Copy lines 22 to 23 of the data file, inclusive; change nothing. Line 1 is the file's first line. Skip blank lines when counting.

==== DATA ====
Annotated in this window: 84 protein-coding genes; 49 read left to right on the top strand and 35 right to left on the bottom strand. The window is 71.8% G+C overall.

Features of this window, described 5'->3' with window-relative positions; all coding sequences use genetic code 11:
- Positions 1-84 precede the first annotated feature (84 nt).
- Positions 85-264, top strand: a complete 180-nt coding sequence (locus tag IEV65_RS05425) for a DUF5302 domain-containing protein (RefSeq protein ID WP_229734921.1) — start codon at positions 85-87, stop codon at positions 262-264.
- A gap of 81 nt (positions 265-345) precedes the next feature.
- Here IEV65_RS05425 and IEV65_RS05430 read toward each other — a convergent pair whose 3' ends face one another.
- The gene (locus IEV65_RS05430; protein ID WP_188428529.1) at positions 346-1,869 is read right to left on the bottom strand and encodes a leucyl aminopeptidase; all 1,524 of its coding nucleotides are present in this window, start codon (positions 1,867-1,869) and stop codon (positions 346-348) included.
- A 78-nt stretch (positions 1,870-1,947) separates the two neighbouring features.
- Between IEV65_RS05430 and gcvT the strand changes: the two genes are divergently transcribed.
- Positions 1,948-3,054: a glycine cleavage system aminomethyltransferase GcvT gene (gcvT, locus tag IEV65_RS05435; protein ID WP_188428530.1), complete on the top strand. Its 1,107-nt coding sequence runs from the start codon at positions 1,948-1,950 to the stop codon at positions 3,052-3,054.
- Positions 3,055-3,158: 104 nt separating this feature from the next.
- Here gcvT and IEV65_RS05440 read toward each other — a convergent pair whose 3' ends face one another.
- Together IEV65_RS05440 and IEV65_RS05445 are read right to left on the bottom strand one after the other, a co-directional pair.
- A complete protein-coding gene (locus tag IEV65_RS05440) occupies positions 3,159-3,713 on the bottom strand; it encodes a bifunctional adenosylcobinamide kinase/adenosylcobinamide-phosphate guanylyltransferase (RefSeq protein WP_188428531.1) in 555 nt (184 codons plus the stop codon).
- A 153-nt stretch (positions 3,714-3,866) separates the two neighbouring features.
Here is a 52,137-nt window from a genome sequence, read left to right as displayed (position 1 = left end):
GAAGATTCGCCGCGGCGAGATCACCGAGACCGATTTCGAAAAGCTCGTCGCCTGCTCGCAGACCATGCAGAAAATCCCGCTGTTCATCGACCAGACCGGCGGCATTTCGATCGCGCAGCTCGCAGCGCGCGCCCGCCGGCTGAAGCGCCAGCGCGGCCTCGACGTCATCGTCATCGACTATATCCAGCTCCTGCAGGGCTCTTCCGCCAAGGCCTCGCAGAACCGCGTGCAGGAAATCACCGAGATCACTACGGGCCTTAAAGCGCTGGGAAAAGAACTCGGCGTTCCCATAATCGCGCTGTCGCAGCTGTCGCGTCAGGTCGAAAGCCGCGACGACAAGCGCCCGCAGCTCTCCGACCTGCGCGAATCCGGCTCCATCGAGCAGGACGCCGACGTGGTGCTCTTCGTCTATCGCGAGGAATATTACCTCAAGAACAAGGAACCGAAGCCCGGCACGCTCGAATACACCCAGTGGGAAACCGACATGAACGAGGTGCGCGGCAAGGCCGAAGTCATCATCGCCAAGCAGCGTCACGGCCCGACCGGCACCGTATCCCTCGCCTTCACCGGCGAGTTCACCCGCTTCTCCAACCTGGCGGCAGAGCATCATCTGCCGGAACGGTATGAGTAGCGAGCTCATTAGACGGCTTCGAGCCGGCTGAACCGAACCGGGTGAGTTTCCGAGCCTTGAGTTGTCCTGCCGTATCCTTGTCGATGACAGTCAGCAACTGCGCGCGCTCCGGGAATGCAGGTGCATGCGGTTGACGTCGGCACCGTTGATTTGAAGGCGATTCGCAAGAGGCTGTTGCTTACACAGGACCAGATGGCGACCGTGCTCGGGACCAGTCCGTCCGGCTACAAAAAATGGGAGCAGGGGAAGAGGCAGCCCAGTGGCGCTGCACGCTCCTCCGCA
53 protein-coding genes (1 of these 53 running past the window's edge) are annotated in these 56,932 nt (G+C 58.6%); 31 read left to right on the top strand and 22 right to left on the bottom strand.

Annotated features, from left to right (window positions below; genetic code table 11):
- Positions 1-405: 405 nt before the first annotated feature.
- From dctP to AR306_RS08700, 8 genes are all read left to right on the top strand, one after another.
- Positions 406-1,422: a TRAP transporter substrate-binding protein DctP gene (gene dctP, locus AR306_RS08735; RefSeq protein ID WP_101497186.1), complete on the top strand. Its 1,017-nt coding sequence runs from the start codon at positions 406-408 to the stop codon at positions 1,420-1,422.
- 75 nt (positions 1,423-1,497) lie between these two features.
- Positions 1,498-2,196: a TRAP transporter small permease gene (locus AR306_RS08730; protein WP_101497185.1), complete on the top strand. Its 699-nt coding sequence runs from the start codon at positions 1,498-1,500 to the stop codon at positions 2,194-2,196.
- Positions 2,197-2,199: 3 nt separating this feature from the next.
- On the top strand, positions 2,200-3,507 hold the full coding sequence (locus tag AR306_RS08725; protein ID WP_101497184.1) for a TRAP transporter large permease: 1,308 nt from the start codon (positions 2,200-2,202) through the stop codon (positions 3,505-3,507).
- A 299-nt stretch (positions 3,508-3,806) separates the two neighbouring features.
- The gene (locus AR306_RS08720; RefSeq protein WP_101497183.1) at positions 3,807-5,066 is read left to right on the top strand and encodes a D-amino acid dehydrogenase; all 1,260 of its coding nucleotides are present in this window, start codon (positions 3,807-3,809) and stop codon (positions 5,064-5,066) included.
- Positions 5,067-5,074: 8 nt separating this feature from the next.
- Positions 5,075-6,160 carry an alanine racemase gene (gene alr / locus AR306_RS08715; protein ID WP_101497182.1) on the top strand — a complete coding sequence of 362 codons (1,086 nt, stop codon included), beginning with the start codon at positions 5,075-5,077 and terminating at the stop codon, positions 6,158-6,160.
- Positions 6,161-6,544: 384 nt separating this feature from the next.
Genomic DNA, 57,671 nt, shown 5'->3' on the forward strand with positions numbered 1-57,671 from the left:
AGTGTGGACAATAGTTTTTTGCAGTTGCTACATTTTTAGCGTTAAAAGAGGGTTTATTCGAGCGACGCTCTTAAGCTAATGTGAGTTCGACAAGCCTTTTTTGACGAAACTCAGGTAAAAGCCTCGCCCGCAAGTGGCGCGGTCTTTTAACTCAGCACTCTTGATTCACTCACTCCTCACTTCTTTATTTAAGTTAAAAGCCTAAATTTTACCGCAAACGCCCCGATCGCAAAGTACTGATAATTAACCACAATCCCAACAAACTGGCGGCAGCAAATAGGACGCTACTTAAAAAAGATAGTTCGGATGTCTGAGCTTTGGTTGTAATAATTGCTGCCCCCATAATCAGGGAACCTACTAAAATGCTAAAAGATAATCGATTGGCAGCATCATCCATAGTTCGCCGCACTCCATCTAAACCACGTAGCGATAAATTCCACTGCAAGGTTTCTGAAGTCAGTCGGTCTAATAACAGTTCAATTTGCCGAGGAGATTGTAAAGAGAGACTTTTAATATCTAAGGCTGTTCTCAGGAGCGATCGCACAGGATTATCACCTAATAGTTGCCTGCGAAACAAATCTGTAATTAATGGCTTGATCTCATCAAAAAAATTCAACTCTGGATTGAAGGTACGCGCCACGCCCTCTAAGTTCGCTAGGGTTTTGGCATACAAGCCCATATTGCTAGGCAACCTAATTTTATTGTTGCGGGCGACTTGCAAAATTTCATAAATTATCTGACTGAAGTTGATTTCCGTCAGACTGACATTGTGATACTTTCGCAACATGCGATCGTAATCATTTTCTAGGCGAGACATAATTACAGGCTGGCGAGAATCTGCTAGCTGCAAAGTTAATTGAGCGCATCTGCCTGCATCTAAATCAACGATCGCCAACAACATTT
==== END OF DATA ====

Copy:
- Positions 406-1,422: a TRAP transporter substrate-binding protein DctP gene (gene dctP, locus AR306_RS08735; RefSeq protein ID WP_101497186.1), complete on the top strand. Its 1,017-nt coding sequence runs from the start codon at positions 406-408 to the stop codon at positions 1,420-1,422.
- 75 nt (positions 1,423-1,497) lie between these two features.